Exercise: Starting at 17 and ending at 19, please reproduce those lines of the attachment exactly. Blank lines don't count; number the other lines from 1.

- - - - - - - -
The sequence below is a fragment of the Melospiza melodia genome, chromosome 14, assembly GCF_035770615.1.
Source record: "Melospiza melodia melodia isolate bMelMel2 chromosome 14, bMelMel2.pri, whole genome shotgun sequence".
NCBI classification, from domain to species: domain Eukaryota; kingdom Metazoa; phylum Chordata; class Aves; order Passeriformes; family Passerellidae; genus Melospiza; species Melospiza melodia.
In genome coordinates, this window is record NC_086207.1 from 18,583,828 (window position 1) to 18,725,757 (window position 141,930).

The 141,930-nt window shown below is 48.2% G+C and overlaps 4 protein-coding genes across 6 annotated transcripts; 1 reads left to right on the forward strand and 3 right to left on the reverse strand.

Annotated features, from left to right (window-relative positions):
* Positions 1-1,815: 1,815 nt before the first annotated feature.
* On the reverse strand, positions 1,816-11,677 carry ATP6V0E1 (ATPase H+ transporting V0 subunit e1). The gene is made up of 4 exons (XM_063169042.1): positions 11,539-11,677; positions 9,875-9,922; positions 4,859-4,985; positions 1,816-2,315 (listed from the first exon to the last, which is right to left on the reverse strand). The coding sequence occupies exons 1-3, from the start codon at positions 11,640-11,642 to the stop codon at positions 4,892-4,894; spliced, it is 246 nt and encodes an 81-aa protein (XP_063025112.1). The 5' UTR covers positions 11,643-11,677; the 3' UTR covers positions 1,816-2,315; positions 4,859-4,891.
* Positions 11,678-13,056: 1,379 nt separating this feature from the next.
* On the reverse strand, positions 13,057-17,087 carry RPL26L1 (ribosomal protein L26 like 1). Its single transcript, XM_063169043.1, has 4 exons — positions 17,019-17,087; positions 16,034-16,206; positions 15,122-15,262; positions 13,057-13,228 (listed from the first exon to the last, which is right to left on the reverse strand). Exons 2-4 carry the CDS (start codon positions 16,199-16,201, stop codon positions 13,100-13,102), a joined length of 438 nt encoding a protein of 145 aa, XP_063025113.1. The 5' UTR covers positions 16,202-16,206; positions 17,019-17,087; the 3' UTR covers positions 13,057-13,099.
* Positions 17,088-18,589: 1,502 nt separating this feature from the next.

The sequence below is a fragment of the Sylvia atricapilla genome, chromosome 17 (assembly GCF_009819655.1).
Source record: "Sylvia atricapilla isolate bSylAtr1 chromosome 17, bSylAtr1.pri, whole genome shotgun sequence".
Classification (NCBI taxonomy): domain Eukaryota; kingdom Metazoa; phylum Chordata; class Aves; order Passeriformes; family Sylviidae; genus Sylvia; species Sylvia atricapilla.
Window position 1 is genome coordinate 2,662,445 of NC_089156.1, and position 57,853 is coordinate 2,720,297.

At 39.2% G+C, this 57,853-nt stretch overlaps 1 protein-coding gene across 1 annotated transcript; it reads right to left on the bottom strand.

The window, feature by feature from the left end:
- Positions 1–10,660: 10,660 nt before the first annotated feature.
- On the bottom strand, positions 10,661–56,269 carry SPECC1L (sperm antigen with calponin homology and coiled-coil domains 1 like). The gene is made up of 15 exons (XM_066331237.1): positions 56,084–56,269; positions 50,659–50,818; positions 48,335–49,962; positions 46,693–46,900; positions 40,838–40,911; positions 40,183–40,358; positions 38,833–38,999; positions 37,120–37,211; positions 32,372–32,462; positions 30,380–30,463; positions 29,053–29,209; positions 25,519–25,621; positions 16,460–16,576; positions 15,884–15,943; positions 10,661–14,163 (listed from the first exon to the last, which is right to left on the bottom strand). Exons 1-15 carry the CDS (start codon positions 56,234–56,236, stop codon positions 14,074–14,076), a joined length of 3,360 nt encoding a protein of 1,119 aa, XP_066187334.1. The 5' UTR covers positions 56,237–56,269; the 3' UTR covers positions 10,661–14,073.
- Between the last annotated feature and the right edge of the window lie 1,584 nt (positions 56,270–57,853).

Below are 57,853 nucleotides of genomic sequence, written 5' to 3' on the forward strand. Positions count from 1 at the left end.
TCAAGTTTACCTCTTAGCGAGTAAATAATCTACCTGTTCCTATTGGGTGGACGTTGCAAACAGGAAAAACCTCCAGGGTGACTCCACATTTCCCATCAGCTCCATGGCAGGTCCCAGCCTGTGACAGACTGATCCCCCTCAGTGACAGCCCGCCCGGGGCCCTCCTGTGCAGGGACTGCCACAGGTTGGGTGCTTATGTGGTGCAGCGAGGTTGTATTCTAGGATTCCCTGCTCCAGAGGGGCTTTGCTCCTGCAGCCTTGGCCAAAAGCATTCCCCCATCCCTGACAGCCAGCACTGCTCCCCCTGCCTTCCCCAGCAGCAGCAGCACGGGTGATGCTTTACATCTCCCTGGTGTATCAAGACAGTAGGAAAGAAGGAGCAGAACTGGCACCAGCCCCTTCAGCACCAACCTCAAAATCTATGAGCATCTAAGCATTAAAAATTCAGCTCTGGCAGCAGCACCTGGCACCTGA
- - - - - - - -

The window, feature by feature from the left end:
- Positions 1–10,660: 10,660 nt before the first annotated feature.
- On the bottom strand, positions 10,661–56,269 carry SPECC1L (sperm antigen with calponin homology and coiled-coil domains 1 like). The gene is made up of 15 exons (XM_066331237.1): positions 56,084–56,269; positions 50,659–50,818; positions 48,335–49,962; positions 46,693–46,900; positions 40,838–40,911; positions 40,183–40,358; positions 38,833–38,999; positions 37,120–37,211; positions 32,372–32,462; positions 30,380–30,463; positions 29,053–29,209; positions 25,519–25,621; positions 16,460–16,576; positions 15,884–15,943; positions 10,661–14,163 (listed from the first exon to the last, which is right to left on the bottom strand). Exons 1-15 carry the CDS (start codon positions 56,234–56,236, stop codon positions 14,074–14,076), a joined length of 3,360 nt encoding a protein of 1,119 aa, XP_066187334.1. The 5' UTR covers positions 56,237–56,269; the 3' UTR covers positions 10,661–14,073.